Updated: Jul 21
Pregnant women can use oragel while pregnant only if the benefits outweigh the risks. The reason is because oragel, which is made of benzocaine is a pregnancy category C drug.
Table of Contents:
What are pregnancy risk categories?
The pregnancy risk categories is a FDA guideline for the relative safety of medications to be used during pregnancy and lactation. They have been in use and guiding doctors since 1979. There are a total of five different categories (taken from this study):
Category A: No risk in human studies (studies in pregnant women have not demonstrated a risk to the fetus during the first trimester).
Category B: No risk in animal studies (there are no adequate studies in humans, but animal studies did not demonstrate a risk to the fetus).
Category C: Risk cannot be ruled out. There are no satisfactory studies in pregnant women, but animal studies demonstrated a risk to the fetus; potential benefits of the drug may outweigh the risks.
Category D: Evidence of risk (studies in pregnant women have demonstrated a risk to the fetus; potential benefits of the drug may outweigh the risks).
Category X: Contraindicated (studies in pregnant women have demonstrated a risk to the fetus, and/or human or animal studies have shown fetal abnormalities; risks of the drug outweigh the potential benefits).
What does the pregnancy risk category for oragel mean?
Oragel, whose main ingredient is benzocaine, is classified as a category C medication and that means the risk cannot be ruled out. This category is a little bit ambiguous since animal studies have demonstrated risk to the fetus but there have been no satisfactory human studies on pregnant women
Ultimately, what that means is that the risks are possible but we are currently unsure if there is a 100% correlation.
The main concern over whether or not to use oragel lies in the fact that studies have shown that it may induce methemoglobinemia in infants. This condition results in insufficient oxygen being carried by your red blood cells to the rest of your body. A dire consequence would be cyanosis, where your skin, lips, and fingers start turning blue due to lack of oxygen.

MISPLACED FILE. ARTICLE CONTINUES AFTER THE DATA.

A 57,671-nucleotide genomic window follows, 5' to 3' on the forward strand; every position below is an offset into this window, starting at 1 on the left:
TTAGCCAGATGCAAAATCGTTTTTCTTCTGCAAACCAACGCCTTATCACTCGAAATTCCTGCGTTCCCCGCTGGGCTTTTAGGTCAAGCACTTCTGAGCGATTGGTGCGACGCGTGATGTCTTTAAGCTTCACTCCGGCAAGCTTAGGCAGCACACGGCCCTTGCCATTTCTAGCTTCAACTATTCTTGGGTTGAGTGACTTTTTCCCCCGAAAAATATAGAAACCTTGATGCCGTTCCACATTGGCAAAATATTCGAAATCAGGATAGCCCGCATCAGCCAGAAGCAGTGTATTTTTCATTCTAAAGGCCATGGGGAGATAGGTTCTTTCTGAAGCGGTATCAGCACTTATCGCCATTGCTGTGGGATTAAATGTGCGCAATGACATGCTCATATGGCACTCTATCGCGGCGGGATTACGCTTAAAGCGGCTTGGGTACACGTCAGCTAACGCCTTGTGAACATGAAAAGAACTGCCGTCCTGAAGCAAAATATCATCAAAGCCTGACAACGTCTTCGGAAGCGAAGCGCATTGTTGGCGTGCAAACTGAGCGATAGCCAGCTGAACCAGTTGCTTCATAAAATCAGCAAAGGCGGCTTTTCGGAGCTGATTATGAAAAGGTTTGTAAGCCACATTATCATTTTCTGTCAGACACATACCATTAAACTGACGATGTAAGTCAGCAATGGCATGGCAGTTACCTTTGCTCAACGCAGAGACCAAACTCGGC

There was one other study which showed that a single spray of benzocaine may induce methemoglobinemia.
Therefore, the recommendation is to avoid using oragel if there are alternatives or if the situation does not call for it. However, it may still be used if it is absolutely necessary and it may bring benefits to the pregnant mother.
When do the benefits outweigh the risks?
Overall, it IS permissible to use oragel while pregnant IF the situation requires it such as an emergency or a life threatening situation. All other situations which are not emergent nor urgent, should try to find an alternative medication if possible. That would be in the best interest of the pregnant woman.
Here are some examples of emergencies where the benefits outweigh the risks:
Major surgery required due to an accident like a car collision
Emergency where there is a lot of active blood loss
When the benefits do not outweigh the risks - using oragel is not advisable
Aside from situations similar to those above, all elective surgical procedures would not qualify because it is not worth the risk. For elective procedures, those can always wait until after giving birth.
Here are some examples of elective procedures where the benefits do not outweigh the risks, basically anything that is cosmetic would fit the criteria.
Small cavity filling
Getting a mouth full of dental veneers
Cosmetic dermatology procedure
You have a toothache and want to use it to numb the tooth.
That last point should be paid close attention to because if you're having a toothache, you shouldn't use oragel. The reason is because the oragel does not address the source of the tooth pain but merely offers palliative effects. This means that once the oragel wears off, the pregnant woman will be in pain again. The best thng to do in this case would be to see a dentist to have the situation fixed immediately.
It is definitely not healthy for a pregnant woman to be constantly using oragel to try to alleviate their toothache. In fact, oragel doesn't even numb your tooth for that long, at most it would be 20 minutes so its much better to just go to the dentist.
While pregnant women can use oragel, it is typically advisable not to use it if it is not absolutely necessary because it may pose a risk to the unborn child. The reason is because it is a category C drug, which means that animals studies have demonstrated risk. However, due to insufficient human studies, oragel may still be used if the benefits outweigh the risks.
Author: Written by Dr David Chen, a long island city dentist.